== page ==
Blomkvist and Salander finally meet in this section, and as their relationship develops, it offers a strong contrast to the abusive dynamics that characterize the relationships between women and men in the rest of the novel. After their initial wary meeting and Salander’s agreeing to take the job, the two fall into an immediate rapport with each other based on mutual trust and respect. Because Blomkvist trusts Salander with the details of the case and seems to notice, but not reject, her quirks, she in turn works hard to contribute to his research and accepts his presence in spite of her reserve. Most notably, despite his many lovers, Blomkvist does not treat Salander as a sexual object. His respect for her body and her identity, and Salander’s belief in Blomkvist’s credibility and his integrity, allows them to work together in a symbiotic relationship that produces greater results and more breaks in the case than either could produce individually. In particular, the connections they make between the names and numbers in Harriet’s date book, the anti-Semitism in the Vanger family, and the grisly serial killings exemplify their synchronicity.
The growth of Blomkvist’s and Salander’s relationship, however, occurs as the tone of the novel darkens and several incidents foreshadow imminent conflict and a resolution to the mystery. The veiled threats from members of the Vanger clan, including Isabella, Birger, and even Martin, sharpen the sense of urgency and display the tension that roils beneath the surface as it becomes apparent that Blomkvist is unwelcome. Henrik’s absence contributes to the tension in this section of the novel, since, though Frode reiterates his support of Blomkvist, Henrik remains Blomkvist’s sole protective force against the combined ire of the Vanger family. Martin, too, serves to complicate matters and creates a additional conflict when he attempts to force Blomkvist to choose between his employment on the island and his job at Millennium by insisting that Millennium requires Blomkvist’s presence and that Blomkvist’s attempts to solve the mystery are a waste of time. In particular, Martin’s veiled hints to Blomkvist that he leave and go back to the magazine indicate that even Blomkvist’s apparent allies might not be trustworthy.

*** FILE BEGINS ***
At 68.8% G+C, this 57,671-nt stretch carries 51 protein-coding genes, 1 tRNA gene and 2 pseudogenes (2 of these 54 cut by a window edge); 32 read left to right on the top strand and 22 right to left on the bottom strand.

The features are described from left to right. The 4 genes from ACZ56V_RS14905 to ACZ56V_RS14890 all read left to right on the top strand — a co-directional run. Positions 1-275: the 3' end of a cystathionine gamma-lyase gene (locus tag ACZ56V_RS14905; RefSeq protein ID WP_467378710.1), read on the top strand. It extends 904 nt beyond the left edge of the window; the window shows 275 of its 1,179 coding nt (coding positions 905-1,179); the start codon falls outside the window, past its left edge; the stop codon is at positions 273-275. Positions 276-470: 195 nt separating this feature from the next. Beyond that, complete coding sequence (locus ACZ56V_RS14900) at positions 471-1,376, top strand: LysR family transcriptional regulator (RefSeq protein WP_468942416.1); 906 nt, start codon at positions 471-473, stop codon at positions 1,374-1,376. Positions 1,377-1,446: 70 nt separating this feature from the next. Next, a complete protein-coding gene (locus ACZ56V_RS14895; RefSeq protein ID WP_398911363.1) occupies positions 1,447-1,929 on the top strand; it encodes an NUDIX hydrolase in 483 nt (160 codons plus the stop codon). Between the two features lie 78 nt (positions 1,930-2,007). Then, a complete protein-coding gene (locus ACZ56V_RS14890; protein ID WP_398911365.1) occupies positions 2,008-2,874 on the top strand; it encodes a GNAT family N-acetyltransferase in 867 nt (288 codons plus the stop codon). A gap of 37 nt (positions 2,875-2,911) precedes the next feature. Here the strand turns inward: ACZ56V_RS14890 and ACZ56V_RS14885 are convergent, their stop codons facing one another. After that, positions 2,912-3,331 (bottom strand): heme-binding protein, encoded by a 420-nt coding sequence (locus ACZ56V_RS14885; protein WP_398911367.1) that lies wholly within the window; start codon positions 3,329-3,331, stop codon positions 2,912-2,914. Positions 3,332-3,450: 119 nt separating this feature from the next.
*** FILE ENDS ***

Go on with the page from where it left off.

Finally, the connections between the brutal murders of women, the rampant anti-Semitism in the Vanger family, and Harriet’s sudden disappearance indicate that theme of violence against women is central to the mystery of Harriet’s disappearance and the serial killings she possibly discovered as a child. The brutal murders of women, which seem to imitate the grotesque punishments in the Bible verses, link the killings to a hatred of women, particularly Jewish women, and a perception of them as worthless, filthy beings. Additionally, that perception of women dovetails with the history of domestic abuse, violence, and anti-Semitism in the Vanger family. Salander particularly seems to pick up on this connection. Familiar with systematic abuse and violence, Salander does not find the abhorrent nature of such killings to be at all unnatural in the current state of Swedish society. They serve as just one more example, albeit a horribly extreme one, of the violence against women committed in Sweden every day by misogynists like Bjurman. The murders, in other words, represent the worst expression of hatred of women in Sweden.